We all make mitsakes.
In this socially aware, 24/7 culture it has become apparent that any companies which makes their customers lives harder, that mess up their customer service, or even just the core business they offer, must be aware that the public perception now is that they deserve to feel our wrath (oh, and they do!) A recent example being the BA customer so mad he bought a promoted tweet to complain to the world.
Yet I cannot help but feel that if someone makes an honest mistake, that they acknowledge, apologise and go out of their way to compensate/rectify accordingly, then I think these companies deserve our credit.
In fact I would recommend that companies capitalise on this and promote their error. I hate the expression ‘spin’ – the negative connotations are too strong – but it doesn’t need to be insidious in nature if executed well, much like how the best answer to the classic interview question “what are your major faults” an opportunity for you to highlight just how amazing even your personal foibles can be (I like to go with “I care too much”… OK maybe not)
The best customer-focused companies spin themselves out of a bad situation with panache. It doesn’t need to be about self-flagellation or bowing as low as possible (As impressively demonstrated by the board at Olympus), or a full-page ad in the press. Sometimes the circumstances are right for the best approach to be to push forward, such as the wonderful example from several years ago* where a lady collected her new VW Golf but due to a fault in production the vehicle had been delivered to the dealer with NO oil in the engine. Not just too little oil – zero. Metal on metal.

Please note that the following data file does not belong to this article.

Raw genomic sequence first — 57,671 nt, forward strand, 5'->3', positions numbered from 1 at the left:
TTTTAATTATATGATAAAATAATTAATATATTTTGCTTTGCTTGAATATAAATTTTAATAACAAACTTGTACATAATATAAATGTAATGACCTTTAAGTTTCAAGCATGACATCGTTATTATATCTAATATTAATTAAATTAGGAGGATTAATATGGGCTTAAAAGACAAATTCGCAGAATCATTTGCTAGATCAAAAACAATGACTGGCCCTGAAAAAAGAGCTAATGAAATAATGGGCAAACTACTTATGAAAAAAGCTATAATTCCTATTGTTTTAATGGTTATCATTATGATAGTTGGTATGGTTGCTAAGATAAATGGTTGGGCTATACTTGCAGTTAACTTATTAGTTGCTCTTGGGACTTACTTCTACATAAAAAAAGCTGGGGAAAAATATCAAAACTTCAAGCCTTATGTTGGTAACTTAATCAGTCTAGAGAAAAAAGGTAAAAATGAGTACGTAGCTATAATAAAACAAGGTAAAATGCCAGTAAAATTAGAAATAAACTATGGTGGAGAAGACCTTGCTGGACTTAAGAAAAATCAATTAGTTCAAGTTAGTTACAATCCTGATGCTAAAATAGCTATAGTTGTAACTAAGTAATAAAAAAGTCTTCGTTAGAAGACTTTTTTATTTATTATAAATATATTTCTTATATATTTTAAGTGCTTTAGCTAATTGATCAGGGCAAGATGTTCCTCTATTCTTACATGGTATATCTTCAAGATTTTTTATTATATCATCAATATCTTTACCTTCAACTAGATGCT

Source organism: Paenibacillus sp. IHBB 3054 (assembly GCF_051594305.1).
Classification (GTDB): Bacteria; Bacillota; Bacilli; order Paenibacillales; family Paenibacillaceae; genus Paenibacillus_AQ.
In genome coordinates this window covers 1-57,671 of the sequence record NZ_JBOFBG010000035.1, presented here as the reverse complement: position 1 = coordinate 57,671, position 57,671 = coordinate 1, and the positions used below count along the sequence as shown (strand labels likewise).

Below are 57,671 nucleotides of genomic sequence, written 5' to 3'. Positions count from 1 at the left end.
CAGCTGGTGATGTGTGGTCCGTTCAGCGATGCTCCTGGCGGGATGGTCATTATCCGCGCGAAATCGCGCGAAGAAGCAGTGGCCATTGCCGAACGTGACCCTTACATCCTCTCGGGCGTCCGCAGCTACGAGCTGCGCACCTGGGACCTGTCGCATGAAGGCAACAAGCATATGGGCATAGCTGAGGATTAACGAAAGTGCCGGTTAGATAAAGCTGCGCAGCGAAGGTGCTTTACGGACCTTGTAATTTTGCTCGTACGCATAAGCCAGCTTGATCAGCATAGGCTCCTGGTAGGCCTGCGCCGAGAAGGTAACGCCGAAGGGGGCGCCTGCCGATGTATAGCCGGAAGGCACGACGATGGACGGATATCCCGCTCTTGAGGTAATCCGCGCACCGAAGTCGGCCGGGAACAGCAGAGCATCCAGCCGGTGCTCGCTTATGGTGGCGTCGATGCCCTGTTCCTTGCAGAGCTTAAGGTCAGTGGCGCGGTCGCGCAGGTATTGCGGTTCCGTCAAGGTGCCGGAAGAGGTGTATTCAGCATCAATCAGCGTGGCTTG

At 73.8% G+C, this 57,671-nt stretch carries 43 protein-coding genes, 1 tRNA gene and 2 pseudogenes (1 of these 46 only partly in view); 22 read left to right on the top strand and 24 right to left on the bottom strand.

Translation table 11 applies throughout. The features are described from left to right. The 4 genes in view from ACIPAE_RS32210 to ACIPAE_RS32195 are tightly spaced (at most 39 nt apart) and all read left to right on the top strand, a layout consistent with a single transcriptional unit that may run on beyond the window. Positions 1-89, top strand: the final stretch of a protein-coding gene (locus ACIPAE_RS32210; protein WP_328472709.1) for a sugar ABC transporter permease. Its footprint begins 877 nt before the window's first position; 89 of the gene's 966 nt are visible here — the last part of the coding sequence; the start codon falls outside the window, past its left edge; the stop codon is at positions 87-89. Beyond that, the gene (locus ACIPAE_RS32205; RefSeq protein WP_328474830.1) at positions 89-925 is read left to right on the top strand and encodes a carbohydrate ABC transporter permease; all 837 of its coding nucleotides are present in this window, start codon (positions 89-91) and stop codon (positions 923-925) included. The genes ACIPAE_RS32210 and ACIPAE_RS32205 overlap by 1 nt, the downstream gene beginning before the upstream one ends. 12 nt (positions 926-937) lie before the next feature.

So she drives away and get five miles down the road before the engine inevitably seizes up catastrophically. Bad day for the VW dealer and the PR department must have been worried. But they did a smart thing, besides making sure the poor lady had her car replaced and she was suitably compensated. They used this as a promotional tool – they released a statement about the incident stating:
“Our engines are so well engineered that they can go 5 miles with no oil!!”
Always look for that silver lining, no matter how burned and smoking it may be.
* This anecdote took place long before the internet age and I cannot find an archive to link to. But I do remember the news article and it has stuck with me. Worst case, it’s a great urban legend but still serves as an example to my point.